'Diverse societies should not curtail free speech'

14 August 2015 | Story Abigail Calata. Photo Michael Hammond.
Kenan Malik spoke of the importance of free speech in diverse societies at the annual TB Davie Memorial Lecture on academic freedom.
Kenan Malik spoke of the importance of free speech in diverse societies at the annual TB Davie Memorial Lecture on academic freedom.

Free speech should not be suppressed in the name of tolerance or respect, in fact in plural societies "the fullest extension possible of free speech" is required in order to challenge power.

This was the crux of the argument put forward by Kenan Malik, an accomplished writer, lecturer and broadcaster, who delivered the 50th TB Davie Memorial Lecture on academic freedom on 13 August 2015.

"In plural societies, it is both inevitable and important that people offend the sensibilities of others. Inevitable because where different beliefs are deeply held, clashes are unavoidable. Almost by definition such clashes express what it is to live in a diverse society. And important because any kind of social change or social progress means offending some deeply held sensibilities," he explained.

Malik maintained that while past generations considered free speech the "very foundation of liberty" the idea of free speech "as an intrinsic good" has been increasingly eroded over the last few decades. And in its place a notion that censorship is good has arisen.

"Free speech is as likely to be seen as a threat to liberty as its shield [while] censorship has come to be seen as more than the norm. For many, censorship has come to be a progressive act, a means of protecting people [and] challenging power."

This statement is underscored by his assertion that in the current age, threats to free speech do not present themselves as such, instead "contemporary hazards to free speech are often signposted as defences of freedom".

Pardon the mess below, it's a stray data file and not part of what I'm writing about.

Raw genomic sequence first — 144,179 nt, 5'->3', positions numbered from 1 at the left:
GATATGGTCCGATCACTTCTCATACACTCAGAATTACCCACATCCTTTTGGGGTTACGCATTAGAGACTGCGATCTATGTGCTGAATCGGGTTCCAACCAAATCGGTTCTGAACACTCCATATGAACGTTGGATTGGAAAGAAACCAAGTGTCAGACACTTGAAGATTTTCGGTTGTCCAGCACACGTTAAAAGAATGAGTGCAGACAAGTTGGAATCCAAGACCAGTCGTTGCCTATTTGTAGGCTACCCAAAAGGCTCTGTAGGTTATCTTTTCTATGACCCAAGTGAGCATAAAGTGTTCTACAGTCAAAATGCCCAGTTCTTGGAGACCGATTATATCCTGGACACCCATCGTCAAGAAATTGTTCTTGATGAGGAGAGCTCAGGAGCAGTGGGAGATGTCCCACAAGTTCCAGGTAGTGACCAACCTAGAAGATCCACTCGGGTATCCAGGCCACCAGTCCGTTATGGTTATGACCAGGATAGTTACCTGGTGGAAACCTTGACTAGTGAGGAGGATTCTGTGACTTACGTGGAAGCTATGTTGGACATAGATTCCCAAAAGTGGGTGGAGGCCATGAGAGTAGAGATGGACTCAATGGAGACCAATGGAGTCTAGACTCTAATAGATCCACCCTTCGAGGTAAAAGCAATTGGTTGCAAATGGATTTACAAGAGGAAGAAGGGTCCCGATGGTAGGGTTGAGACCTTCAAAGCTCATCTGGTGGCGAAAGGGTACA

Twin threats to free speech

Malik identified identity politics and the emergence of the 'therapeutic society' as the forces behind the erosion of free speech.

Identity politics filled the void left by "the breakdown of ideological politics". He went on to say that while, in the past, identity was "directly linked to the project of social transformation, now the politics of identity demanded recognition as an end in itself".

He described the therapeutic culture as one where "social problems are increasingly regarded as psychological ones and social change viewed more through the medium of individual therapy than collective action".

"The therapeutic idea of the individual as weak and vulnerable has reinforced the tendency ... to perceive all words as threatening and to insist that people need protecting from offence ... in such a world it is not difficult to see how censorship, the means through which to restrain the power of words, can become transformed into a good."

The role of the academy

Malik stated that academic freedom and freedom of speech were intrinsically linked, so that the "ability to defend academic freedom is intimately linked to [the] ability and willingness to defend freedom of expression".

He described the university as "a space for would-be adults to explore new ideas, to expand their knowledge, to interrogate power, to learn how to make an argument. A space within in which students can be challenged – even upset or shocked or made angry".

"The reason that academics deal with issues such as racism or colonialism or misogyny is that these are real issues in the real world ... In the real world, all of us are forced, indeed in my view morally obliged, to confront issues such as those of racism and homophobia and misogyny," he concluded.

Read Kenan Malik's full speech.

Creative Commons License This work is licensed under a Creative Commons Attribution-NoDerivatives 4.0 International License.

Please view the republishing articles page for more information.